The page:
Saturday, June 4, 2011

Cool, trippy sh*t: Dave Matthews and King Crimson

I've been cleaning out the email of a certain member of the band I work for and his friends have sent him some really, really awesome video and articles, so of course I get distracted while I'm working. I wanted to share a couple of these with you.

This one is called "Eh Hee" and comes from Dave Matthews back in 2006. The story is that he was inspired by a Khoisan riff he heard in Southern Africa by the San people (Botswana, South African & Namibia). He recorded this song and made this video, but didn't really publicize it and now it's just floating around the internet.

He seems to be channeling Peter Gabriel's wonderfully weird theatrics with make-up and what looks like fake blood. I love the choreography: mostly very slow movements, but sped up so that when the dancers do move more quickly, it looks really jerky. I also like the affect of the dancers moving around in white powder, creating all sorts of bizarreness.

This next one is called "Elephant Talk" by King Crimson, in a live performance back in 1981. Now, I've never really been a Crimson fan, not because I don't like them, but because I just never got into them. Now might be the time. This is just, really, really rad.

My friend from growing up, Will Hattman from the Portland bands Jana Osta and At Dusk has much love for this video and calls it a "space-alien novelty... it's one of my favorite TV performances of any song ever. I've watched this dozens of times and never get sick of it." So I'll let him tell you why he loves it (the following came from an email):

1) Tony Levin's queasy opening trill on the then-virtually-unheard-of Chapman Stick, sounding like an electric snake with a bad sense of humor. (Jamie says: excellent description!)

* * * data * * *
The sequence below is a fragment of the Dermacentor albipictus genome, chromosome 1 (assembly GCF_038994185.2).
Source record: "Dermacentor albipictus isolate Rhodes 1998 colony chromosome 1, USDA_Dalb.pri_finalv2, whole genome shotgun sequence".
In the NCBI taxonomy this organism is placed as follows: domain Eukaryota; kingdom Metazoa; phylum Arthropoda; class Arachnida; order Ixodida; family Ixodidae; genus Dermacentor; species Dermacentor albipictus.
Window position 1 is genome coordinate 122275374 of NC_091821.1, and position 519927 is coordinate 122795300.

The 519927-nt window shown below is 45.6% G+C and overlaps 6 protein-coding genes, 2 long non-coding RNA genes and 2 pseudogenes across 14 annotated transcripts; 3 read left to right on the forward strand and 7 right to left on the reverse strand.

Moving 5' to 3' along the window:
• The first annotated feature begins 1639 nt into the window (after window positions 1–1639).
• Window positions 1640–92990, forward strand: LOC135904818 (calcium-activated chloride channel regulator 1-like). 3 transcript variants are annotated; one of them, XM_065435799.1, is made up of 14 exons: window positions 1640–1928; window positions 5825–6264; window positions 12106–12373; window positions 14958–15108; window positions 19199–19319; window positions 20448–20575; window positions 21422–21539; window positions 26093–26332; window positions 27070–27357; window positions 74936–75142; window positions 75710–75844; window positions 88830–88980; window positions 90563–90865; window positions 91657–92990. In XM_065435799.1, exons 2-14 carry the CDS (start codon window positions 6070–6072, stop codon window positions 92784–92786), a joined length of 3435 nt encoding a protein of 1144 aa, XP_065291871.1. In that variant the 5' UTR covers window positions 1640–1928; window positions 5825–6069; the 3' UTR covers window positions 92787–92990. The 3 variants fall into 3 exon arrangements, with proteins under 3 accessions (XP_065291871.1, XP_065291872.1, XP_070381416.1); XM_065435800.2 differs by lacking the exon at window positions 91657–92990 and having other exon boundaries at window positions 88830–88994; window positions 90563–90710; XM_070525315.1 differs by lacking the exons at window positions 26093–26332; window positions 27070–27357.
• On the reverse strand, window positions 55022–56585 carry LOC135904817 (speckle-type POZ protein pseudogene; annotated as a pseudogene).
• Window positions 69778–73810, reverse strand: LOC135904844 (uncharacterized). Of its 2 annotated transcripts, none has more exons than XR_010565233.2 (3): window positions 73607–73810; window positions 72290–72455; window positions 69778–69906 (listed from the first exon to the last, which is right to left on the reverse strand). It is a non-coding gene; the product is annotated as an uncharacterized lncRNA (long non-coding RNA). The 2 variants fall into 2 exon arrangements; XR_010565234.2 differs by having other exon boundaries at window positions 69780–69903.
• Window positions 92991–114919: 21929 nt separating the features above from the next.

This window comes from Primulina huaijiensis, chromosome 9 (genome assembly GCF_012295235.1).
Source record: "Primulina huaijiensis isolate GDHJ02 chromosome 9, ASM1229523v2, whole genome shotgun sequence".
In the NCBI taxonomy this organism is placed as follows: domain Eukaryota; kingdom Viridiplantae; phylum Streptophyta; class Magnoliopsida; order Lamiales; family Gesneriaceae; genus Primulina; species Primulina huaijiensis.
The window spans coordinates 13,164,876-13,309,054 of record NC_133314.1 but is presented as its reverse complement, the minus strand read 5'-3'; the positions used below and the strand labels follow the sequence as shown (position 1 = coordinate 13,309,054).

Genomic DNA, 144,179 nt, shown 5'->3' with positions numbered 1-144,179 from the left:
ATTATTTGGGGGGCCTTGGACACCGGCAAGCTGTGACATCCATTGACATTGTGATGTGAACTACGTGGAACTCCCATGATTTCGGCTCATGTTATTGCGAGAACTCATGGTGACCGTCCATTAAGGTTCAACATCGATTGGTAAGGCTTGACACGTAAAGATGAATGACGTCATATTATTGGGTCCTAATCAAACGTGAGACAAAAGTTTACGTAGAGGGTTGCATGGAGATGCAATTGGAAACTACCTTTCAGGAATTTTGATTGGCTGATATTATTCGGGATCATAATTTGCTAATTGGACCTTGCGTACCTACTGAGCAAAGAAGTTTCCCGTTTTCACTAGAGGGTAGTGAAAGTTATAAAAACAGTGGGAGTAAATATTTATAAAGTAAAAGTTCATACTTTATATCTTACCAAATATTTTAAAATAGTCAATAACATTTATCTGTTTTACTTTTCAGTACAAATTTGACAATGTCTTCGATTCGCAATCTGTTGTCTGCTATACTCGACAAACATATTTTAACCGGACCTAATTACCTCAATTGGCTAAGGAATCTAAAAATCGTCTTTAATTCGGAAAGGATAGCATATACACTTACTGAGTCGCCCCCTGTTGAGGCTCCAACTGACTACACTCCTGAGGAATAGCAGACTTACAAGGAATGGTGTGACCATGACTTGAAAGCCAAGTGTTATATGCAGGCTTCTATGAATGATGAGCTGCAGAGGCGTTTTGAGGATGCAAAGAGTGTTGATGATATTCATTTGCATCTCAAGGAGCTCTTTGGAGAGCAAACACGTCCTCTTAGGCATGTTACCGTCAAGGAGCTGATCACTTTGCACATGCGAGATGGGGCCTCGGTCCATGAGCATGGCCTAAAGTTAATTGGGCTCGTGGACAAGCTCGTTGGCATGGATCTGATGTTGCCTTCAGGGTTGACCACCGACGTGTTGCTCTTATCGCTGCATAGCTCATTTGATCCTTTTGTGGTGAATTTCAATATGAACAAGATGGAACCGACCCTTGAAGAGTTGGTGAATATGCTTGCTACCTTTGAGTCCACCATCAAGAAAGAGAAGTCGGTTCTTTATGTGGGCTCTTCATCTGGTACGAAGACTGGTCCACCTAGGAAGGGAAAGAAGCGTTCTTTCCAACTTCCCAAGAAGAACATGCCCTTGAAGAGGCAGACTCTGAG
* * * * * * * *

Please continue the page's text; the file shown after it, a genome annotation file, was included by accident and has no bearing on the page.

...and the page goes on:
2) The syncopation game that drummer Bill Bruford and second guitarist Adrian Belew play throughout by punching the unlikeliest of beats—a sixteenth-note before 2—corrupting at regular intervals what would otherwise be a comfortable, even seductive, funk groove.

3) Belew's manic, deranged lead guitar work, dealing in above-the-nut chimes, seasick whammying, and deliciously apropos animal noises (I'm sure you'll hear the elephants in there), and culminating in a solo of jaw-dropping imaginativeness. (This clip's is even better than the album's!)

4) Belew's vocals, a bit of alliterative, metalinguistic slam poetry that from a lesser performer would come off irritatingly mannered, but which Belew somehow makes genuinely funny, and which becomes more endearing as it goes on.

These ingredients are all pathbreaking, and all in ways that poke out and draw attention. They're proudly odd, built on harsh, unfamiliar sonorities and disarming rhythms, and any one of them alone would make an otherwise ordinary song stick in the mind. It takes the most confident of players to throw them all into one song and make something not merely listenable, but beautiful. The passing of three decades has done virtually nothing to soften the stubborn weirdness of this song. I'm still waiting for the pop world to catch up to it.

Thanks Will!

Hope you enjoyed these cool, trippy videos.

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